Many inactive Catholics are also unaware exactly what the Catholic Church teaches on social issues. Would you say a church that is against all forms of birth control, wants to ban stem cell research, teaches that women are inferior to men, believes in young-earth creationism, hates gay people, says human sexuality is solely for reproductive purposes, and believes all gays are going to hell needs to “get with the times”? The overwhelming majority of people would say yes. Fortunately for the Catholic Church, it does not teach any of those things. But unfortunately for the Catholic Church, there is a big perception out there right now that this is exactly what the Catholic Church teaches. Part of the problem is what is wrongly being said about the Catholic Church from the secular media and anti-Catholic celebrities. They control what message people hear. Another part of the problem is Catholic catechism itself. There is a communications breakdown in what is being taught, and even many practicing Catholics don’t even understand Catholic theology correctly. Still, among young Catholics who are religiously active, only around one-third (37%) raised some level of concern about the church’s teachings on birth control, let alone the church’s teachings on social issues as a whole.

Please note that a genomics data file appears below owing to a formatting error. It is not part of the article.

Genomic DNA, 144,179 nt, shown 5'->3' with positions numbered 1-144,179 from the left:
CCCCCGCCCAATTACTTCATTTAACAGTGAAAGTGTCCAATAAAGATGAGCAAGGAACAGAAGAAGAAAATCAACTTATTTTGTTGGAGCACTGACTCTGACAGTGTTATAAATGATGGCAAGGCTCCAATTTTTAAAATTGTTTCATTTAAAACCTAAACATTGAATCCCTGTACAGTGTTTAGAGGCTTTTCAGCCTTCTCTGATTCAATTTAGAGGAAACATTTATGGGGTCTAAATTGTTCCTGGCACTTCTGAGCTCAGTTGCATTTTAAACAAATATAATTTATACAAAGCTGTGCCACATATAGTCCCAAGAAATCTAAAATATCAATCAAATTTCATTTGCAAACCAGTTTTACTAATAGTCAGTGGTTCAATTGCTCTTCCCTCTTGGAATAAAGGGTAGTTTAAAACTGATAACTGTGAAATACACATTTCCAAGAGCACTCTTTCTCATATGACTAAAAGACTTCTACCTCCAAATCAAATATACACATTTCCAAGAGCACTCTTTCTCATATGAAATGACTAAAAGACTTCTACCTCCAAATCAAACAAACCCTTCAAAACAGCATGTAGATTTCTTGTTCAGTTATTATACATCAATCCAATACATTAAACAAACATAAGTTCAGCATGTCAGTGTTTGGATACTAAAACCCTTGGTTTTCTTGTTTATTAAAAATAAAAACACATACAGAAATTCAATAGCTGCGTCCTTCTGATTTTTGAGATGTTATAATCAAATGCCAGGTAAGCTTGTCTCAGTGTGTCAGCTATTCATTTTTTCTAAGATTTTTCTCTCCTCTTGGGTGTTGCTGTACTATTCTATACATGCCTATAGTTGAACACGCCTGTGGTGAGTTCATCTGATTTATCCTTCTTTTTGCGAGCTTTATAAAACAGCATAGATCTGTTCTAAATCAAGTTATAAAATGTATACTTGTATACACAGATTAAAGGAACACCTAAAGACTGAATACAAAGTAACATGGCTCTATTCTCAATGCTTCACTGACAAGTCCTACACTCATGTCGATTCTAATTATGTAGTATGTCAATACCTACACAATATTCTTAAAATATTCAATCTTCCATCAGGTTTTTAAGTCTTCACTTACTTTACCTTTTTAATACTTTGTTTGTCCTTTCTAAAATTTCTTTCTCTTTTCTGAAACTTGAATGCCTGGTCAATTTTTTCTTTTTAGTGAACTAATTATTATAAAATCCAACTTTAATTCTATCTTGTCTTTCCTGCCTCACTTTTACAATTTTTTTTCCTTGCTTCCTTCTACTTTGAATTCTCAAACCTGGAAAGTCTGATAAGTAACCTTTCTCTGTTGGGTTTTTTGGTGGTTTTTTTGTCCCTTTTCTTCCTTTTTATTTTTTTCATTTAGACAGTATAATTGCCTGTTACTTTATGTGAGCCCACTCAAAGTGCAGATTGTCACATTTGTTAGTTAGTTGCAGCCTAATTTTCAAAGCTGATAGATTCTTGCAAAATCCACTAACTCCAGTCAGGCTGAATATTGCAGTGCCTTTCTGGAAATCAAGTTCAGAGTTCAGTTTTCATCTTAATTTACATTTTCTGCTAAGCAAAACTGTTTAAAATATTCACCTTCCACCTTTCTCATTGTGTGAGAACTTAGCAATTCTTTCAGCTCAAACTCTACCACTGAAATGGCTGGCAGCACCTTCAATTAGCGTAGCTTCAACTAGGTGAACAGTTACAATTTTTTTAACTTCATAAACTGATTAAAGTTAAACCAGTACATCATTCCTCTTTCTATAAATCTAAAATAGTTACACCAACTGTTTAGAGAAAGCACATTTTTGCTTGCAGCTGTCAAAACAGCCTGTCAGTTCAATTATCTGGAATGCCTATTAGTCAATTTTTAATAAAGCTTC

One issue where critics of the Catholic Church say the Church needs to change is its refusal to ordain women. While a majority of young Catholics are not in favor of ordaining women, a large minority is. The study found that just under half (45%) of young Catholics say it bothers them “that the Church does not ordain women as priests.” So if the Church began admitting female priests over night, would it bring those lapsed Catholics back into the pews? Hardly. The Barna survey also found that just 14% feel strongly about this. Interestingly enough though, more active Catholics who go to Church on Sunday say it is an “important consideration” (13%) versus non-practicing Catholics (just 9% believe it’s an “important consideration” to have female priests). The remaining 91% of lapsed Catholics are indifferent or complacent on the issue, and won’t be coming back to Mass anytime soon, female priests or not.